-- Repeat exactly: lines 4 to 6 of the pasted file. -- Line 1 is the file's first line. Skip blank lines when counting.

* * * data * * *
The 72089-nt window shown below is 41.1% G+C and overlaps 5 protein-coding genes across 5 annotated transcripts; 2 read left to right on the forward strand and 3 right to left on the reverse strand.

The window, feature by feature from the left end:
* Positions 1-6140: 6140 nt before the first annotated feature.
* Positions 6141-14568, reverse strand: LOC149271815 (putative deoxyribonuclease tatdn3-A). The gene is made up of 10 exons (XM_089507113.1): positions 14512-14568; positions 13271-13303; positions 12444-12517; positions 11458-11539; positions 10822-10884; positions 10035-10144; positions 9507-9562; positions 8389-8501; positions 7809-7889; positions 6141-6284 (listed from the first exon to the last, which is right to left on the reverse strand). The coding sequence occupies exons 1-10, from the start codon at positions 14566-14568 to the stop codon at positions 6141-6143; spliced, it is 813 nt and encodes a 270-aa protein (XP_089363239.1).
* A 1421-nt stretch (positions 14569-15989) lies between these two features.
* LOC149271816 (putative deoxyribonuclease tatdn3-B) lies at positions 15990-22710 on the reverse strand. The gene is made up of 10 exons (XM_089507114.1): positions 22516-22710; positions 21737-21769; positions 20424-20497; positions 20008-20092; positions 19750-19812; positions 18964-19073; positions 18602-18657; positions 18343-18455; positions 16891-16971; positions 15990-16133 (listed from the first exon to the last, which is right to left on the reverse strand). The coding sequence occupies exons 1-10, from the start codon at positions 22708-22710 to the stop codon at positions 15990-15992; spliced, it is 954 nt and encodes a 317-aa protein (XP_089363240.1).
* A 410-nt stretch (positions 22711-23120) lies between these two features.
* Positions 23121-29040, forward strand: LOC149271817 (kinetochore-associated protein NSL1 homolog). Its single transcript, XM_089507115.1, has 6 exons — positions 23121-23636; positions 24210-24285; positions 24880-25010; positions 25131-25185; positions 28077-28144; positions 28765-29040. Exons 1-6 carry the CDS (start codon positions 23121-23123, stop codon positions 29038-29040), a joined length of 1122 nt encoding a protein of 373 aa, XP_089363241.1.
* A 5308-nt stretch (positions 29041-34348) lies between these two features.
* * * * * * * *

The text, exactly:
* Positions 6141-14568, reverse strand: LOC149271815 (putative deoxyribonuclease tatdn3-A). The gene is made up of 10 exons (XM_089507113.1): positions 14512-14568; positions 13271-13303; positions 12444-12517; positions 11458-11539; positions 10822-10884; positions 10035-10144; positions 9507-9562; positions 8389-8501; positions 7809-7889; positions 6141-6284 (listed from the first exon to the last, which is right to left on the reverse strand). The coding sequence occupies exons 1-10, from the start codon at positions 14566-14568 to the stop codon at positions 6141-6143; spliced, it is 813 nt and encodes a 270-aa protein (XP_089363239.1).
* A 1421-nt stretch (positions 14569-15989) lies between these two features.
* LOC149271816 (putative deoxyribonuclease tatdn3-B) lies at positions 15990-22710 on the reverse strand. The gene is made up of 10 exons (XM_089507114.1): positions 22516-22710; positions 21737-21769; positions 20424-20497; positions 20008-20092; positions 19750-19812; positions 18964-19073; positions 18602-18657; positions 18343-18455; positions 16891-16971; positions 15990-16133 (listed from the first exon to the last, which is right to left on the reverse strand). The coding sequence occupies exons 1-10, from the start codon at positions 22708-22710 to the stop codon at positions 15990-15992; spliced, it is 954 nt and encodes a 317-aa protein (XP_089363240.1).